Yasmin’s body was found after daybreak. She had been gang-raped and murdered. Witnesses say, her face was twisted, it faced west. Her right leg was raised above her left, her hands lay spread outward. Her tongue protruded, her eyes were open. The right jaw was smashed, there were signs of bleeding around her nose and mouth, her forehead was swollen, there was a cut on her head. Her ankles and toes were bloodied, in some places, it was raw, no skin. Her kameez was torn at the right armpit, there were signs of blood on her Shalwar and kameez, the back of her Shalwar was wet with blood.
Ramnagar exploded. Hesitant processions at first were followed by rallies. When the police came and broke the mike which was asking people to gather, the protests grew louder. When the police arrested demonstrators, several thousand people gheraoed the police station and freed the 37 who had been arrested. When the police conducted a lathi charge, the demonstrators refused to move.
The police opened fire on unarmed demonstrators, killing seven: Meherab Ali Shamu (25), Abdul Kader (31), Sirajul Islam (35), Golap, Nannu, Julhaj, and a young boy who hung out at the railway station, whose name is not known. (The bodies of the last four were allegedly ‘disappeared’ by the police). In his moving contribution, Farhad Mazhar names the seven killed ‘Saat bhai champa’ (Seven brothers [turned into] Champa [flowers]), after the legendary folk tale of Bengal, made immortal among the literate through Thakurmar Jhuli, written and compiled by Dakshinaranjan Mitra Majumder (1907).
Waves of protest swelled from Ramnagar to Dinajpur, from Dinajpur to Dhaka, and beyond. What had sparked these massive protests?
Had the first seeds of discontent been sown when the police had stripped Yasmin’s body naked in front of countless spectators to prepare the surat-e-hal report? Those present had protested, the police had been forced to resort to mild lathicharge.
Or, had Yasmin’s death burst open the lid of festering grievances against corruption and recklessness for which the locals blamed the triangle — the local MP Begum Khurshid Jahan Haq (‘chocolate’ apa, the-then prime minister Khaleda Zia’s sister), the deputy commissioner, and the police superintendent?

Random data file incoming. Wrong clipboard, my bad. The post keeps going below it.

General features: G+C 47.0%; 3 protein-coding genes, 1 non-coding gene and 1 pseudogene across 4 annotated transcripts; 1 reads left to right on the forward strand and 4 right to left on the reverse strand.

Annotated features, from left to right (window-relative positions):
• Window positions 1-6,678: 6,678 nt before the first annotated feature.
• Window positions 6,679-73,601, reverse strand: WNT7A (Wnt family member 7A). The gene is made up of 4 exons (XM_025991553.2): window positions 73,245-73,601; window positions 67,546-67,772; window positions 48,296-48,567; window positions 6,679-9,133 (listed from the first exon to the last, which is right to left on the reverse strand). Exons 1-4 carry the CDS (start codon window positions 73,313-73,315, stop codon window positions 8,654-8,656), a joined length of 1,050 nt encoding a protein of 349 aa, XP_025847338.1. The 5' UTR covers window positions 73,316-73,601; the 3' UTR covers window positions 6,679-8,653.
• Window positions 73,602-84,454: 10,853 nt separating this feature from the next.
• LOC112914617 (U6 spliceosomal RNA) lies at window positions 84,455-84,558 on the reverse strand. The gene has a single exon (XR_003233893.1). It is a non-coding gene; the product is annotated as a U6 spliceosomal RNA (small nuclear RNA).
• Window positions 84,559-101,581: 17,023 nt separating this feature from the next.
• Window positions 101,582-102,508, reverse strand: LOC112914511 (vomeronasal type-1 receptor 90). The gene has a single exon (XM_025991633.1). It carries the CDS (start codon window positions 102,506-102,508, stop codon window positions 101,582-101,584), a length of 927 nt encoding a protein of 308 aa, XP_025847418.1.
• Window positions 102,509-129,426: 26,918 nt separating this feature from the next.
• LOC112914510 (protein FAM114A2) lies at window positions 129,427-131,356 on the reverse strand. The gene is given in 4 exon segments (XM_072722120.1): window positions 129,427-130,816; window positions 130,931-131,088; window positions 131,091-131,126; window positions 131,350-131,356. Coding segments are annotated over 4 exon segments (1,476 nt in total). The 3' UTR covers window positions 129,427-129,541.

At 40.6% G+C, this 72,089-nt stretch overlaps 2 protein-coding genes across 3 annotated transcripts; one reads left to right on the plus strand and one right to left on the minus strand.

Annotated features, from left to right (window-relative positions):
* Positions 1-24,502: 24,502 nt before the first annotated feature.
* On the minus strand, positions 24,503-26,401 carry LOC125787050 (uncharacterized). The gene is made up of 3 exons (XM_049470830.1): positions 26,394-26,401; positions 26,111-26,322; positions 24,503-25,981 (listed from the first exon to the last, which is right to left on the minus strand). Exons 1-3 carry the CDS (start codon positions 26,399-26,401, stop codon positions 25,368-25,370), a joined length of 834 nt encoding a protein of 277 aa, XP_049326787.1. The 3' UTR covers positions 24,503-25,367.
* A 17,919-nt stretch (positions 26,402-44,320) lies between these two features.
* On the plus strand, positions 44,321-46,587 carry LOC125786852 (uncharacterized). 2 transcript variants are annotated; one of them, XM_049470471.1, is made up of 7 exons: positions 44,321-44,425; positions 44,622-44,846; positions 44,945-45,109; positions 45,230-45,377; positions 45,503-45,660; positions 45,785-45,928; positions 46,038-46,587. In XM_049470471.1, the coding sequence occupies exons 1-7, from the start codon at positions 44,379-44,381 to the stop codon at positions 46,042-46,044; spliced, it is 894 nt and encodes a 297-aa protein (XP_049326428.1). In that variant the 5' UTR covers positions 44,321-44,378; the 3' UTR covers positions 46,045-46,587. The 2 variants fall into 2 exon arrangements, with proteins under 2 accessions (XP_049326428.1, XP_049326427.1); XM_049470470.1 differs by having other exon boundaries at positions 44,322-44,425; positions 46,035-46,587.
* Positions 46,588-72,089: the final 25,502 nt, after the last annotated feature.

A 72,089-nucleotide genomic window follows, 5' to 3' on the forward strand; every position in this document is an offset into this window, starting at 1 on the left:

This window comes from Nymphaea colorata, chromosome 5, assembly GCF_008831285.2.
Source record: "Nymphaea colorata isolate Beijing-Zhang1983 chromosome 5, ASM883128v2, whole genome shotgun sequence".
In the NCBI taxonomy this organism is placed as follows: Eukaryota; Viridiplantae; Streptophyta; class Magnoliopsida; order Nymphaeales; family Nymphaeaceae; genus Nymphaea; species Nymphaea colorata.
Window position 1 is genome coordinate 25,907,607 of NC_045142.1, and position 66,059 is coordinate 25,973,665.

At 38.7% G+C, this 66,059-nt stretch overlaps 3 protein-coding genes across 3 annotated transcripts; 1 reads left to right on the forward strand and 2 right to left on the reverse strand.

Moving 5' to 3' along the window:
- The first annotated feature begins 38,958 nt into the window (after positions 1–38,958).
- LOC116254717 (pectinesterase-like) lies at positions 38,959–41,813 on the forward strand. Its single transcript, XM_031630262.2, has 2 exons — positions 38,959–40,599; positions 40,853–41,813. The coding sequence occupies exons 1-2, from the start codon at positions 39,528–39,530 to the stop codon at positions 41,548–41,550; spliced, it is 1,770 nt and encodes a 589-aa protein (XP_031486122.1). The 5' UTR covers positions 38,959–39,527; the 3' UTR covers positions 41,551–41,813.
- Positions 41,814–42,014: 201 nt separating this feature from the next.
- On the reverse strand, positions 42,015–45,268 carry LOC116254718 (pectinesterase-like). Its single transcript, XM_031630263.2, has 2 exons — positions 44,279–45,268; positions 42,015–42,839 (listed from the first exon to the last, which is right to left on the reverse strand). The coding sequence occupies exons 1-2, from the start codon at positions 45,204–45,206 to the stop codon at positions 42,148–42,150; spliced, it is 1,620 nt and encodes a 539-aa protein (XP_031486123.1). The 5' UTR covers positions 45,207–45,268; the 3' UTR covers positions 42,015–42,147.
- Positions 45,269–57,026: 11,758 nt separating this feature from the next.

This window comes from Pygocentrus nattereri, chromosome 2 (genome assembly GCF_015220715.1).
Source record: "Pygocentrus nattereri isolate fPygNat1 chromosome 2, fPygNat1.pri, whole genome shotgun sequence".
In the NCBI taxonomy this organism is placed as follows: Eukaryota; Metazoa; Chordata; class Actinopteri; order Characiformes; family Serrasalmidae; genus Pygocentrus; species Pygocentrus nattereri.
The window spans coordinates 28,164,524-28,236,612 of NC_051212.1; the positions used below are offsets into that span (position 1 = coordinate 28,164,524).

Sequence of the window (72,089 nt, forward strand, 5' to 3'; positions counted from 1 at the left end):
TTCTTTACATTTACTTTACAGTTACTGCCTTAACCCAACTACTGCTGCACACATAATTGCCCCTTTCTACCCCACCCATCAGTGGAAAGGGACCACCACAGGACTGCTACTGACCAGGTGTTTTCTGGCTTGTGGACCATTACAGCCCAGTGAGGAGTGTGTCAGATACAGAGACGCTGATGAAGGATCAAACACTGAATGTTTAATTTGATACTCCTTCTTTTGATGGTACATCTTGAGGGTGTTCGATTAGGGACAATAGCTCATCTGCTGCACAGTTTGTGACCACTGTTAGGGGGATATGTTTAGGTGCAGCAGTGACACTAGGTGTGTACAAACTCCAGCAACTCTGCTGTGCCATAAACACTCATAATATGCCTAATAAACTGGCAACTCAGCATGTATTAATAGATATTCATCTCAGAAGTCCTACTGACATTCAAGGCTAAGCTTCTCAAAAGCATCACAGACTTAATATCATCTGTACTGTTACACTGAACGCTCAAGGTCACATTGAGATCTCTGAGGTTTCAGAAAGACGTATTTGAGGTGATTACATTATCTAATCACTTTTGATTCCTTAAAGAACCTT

Or, was it because prime minister Khaleda Zia did not go to Dinajpur to express her sorrow (after all, eight people had died), and take visible action in response to peoples demands, but flew off to Beijing, as the head of the Bangladesh delegation to the Fourth World Conference on Women, September 4–15, 1995 (causing senior journalist Faiz Ahmed to name his article, “Yasminer ‘Laasher Bojha’ Kadhe Niei Prodhan Montrir Beijing Jete Hochhe” (‘The prime minster goes to Beijing with the weight of Yasmin’s body on her shoulders’).
Or, was it because the police’s efforts at ‘damage control’ had backfired? Altaf Parvez provides details: Mahtab Hossain, acting officer in charge of Kotwali thana, and Monwar Hossain, acting officer in charge of Kaharol thana, gathered several prostitutes and brought them to the General Hospital (Yasmin’s body had been brought to the hospital for post-mortem). The prostitutes informed reporters and members of the public who were present that Yasmin was “one of them.” Her name was Banu; she had been missing for the last few days. The police super also arranged a press conference at the office of the Detective Branch; the prostitutes were present at the conference. Members of the local elite, including editors and journalists, were busily involved in the disinformation and damage limitation campaign, exposed by the daily Teesta’s headline of August 26, 1995: Raater bodhu Banur laash uddhar (translated, ‘Body of bride/lady of the night Banu discovered’).